I've been mulling this over in my head for the last week, most of my initial doubts based on the Iraq war have been dispelled. The key change for me is that the Arab League has endorsed a no fly zone and that reports on the rebels in Libya have started calling for support, something they hadn't done initially.
So I now tentatively feel that the right thing to do is to intervene, but with some caveats. The biggest caveat is that before we need to go in we need to accept the limits of our influence. We can't remake Libyan politics and toppling Qaddafi or putting another specific group in power isn't our goal.
What we should do is try to make this a fair fight, and be upfront about it. Liberating Libya is up to the Libyans, our role is just to make it a fair fight. Right now, Qaddafi has control of the air force, tanks, and other advantages that go with being able to buy arms for decades. What we can do is eliminate this advantage and make this a straight up ground war.
But that should be the limits of our influence, and it should be publicly stated. Toppling Qaddafi is something that will be done by forces on the ground and how things turn out will be their victory, not ours.
I believe taking this position will serve the dual purpose of adding legitimacy to any new regime and reducing anti-western radicalism that has become so pervasive due to our Middle Eastern policies. Taking credit for toppling the regime wouldn't do this it would just play into the narrative of western imperialism.
There are two risks to this strategy, even if it works. The first is that Qaddafi will stay in power and be even more disruptive than in the past. This I'm not to worried about. He was a pest before and didn't topple the international system, we can live with him being a pest again.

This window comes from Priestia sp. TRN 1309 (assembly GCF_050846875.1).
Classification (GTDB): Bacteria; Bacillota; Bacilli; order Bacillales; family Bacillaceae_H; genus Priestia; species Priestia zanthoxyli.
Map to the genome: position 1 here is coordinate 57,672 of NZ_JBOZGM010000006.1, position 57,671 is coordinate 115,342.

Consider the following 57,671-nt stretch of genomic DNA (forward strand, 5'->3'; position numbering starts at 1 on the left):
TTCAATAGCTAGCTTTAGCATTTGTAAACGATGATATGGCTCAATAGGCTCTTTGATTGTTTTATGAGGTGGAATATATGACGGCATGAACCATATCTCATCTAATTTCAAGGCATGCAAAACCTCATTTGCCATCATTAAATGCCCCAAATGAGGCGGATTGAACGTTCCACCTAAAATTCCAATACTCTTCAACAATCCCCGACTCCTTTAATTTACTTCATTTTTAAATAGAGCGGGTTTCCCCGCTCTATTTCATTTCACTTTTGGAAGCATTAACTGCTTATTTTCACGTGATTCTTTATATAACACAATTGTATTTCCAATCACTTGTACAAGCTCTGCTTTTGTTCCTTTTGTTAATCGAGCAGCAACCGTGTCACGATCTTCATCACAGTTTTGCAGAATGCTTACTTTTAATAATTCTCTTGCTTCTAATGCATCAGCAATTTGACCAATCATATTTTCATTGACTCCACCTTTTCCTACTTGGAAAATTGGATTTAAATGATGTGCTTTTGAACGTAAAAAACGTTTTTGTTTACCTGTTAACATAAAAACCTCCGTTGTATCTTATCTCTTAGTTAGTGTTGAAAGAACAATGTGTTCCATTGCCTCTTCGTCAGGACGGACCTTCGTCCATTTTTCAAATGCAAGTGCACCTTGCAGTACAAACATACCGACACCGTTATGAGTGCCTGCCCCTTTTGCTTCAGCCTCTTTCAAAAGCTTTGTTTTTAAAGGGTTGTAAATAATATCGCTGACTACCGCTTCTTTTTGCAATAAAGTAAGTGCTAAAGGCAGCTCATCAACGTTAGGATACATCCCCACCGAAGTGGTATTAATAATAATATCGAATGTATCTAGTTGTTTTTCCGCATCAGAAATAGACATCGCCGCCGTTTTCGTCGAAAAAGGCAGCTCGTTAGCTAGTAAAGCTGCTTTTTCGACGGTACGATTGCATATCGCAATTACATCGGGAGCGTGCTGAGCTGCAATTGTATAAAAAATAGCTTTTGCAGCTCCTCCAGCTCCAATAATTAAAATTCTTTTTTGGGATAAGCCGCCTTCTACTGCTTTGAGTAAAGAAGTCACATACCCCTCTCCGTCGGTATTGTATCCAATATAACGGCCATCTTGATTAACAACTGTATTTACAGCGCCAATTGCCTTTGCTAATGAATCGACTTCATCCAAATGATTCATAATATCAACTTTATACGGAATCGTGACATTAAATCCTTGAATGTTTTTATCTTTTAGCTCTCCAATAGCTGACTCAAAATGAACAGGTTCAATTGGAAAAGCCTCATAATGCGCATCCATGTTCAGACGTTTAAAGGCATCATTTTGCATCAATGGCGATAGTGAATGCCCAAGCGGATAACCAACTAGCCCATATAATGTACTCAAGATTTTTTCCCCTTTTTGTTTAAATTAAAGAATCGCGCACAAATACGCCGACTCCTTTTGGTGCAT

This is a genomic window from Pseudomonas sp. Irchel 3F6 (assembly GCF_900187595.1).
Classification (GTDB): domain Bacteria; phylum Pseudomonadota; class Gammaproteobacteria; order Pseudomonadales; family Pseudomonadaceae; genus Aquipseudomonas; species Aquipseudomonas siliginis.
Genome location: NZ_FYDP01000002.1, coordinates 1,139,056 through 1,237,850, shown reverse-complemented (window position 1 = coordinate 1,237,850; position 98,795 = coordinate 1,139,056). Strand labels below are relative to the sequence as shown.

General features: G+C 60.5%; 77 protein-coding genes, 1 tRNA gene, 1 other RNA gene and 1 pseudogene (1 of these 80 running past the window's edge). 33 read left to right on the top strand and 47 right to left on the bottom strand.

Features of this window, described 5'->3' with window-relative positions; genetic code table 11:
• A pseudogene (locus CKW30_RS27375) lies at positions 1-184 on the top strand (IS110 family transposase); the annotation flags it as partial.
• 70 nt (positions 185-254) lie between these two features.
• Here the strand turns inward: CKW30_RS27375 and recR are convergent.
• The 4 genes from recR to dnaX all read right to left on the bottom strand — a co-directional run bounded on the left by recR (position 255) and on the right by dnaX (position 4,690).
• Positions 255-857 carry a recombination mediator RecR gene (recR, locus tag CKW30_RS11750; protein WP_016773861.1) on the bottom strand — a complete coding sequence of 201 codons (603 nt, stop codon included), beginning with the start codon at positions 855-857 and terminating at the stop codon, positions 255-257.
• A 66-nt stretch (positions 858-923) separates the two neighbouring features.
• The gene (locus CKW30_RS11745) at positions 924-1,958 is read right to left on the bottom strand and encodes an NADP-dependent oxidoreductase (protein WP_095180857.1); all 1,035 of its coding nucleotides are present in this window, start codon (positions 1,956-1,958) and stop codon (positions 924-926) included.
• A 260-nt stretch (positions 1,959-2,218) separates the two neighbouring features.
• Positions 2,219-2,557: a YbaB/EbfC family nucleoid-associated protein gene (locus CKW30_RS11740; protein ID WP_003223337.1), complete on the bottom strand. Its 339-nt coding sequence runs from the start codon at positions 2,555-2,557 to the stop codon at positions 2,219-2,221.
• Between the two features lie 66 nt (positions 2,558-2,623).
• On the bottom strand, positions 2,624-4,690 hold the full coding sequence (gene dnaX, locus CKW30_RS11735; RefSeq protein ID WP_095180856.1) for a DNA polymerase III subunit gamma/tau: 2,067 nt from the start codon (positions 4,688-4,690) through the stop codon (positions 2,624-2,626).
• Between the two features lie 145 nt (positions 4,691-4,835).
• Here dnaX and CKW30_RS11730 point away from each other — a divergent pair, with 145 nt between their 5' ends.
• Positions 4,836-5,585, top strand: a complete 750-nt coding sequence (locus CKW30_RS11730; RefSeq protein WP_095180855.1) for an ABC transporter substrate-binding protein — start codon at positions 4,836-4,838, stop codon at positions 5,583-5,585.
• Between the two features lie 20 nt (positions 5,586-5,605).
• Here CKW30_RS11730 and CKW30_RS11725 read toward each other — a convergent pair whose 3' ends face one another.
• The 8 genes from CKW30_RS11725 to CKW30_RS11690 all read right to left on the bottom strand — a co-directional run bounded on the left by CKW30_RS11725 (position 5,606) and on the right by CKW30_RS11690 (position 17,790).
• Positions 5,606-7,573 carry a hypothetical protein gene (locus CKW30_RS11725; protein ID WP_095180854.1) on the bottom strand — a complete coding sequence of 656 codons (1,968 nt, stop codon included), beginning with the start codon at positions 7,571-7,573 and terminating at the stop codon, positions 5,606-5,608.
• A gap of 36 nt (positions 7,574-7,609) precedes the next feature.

The second risk is that the Libyan rebels aren't organized so we don't know what we'll be dealing with if they succeed. This is a huge risk, and what I do know (which isn't much) about Libyan politics is that they're still divided by tribe and other ascriptive identities that make any form of democracy more difficult and less stable. This can't be ignored. However, if they do win, if not now say in another revolt in a few decades, and we didn't intervene this will be a major new source of resentment in a region of the world we're already not very popular. Libya has also already proven to be a large source of insurgents in Iraq. Things are already bad there from our perspective, while they can get worse I think this is balanced by how much better things can get. I believe this concern, while real, has slightly greater upsides than downsides so ultimately argues in favor of intervention, if only by a hair.
Aside from these risks, my main concern is that if we do intervene the hawks will win out and drag us further into this than we should go. This is my biggest concern. I think limited intervention has a low enough risk and a high enough pay off to be worth it. What we have to recognize is that there's a risk, if we lose this hand we have to cut our losses and not get drawn further in. If we let ourselves get drawn into making this our fight rather than simply playing a supporting role the balance changes and intervention is far too expensive. This worries me since hawkishness is always popular so there's a real chance that if we do intervene at all, we won't be able to stop the momentum from dragging us in.
On the whole, while I have doubts, I think we should intervene provided we can make a number of up front caveats to help us from getting drawn in further and to communicate to the Libyans, and the Arab world in general, that we still see this as their fight, we're only lending a small helping hand. Making this distinction is what I see as the critical element however, I'm opposed to any intervention where we try to take any credit for toppling Qaddafi, this isn't our role, it's not in our power, and it would be a massive strategic and diplomatic mistake to do so.
I'd also like a UN resolution supporting intervention, it seems time to call an emergency assembly. If the other Arab nations will push for it, it seems like it has a real chance of happening. China and Russia may grumble, but neither likely wants to alienate the rest of the Middle East so I think they'd abstain if it came to a vote. It's worth the gamble.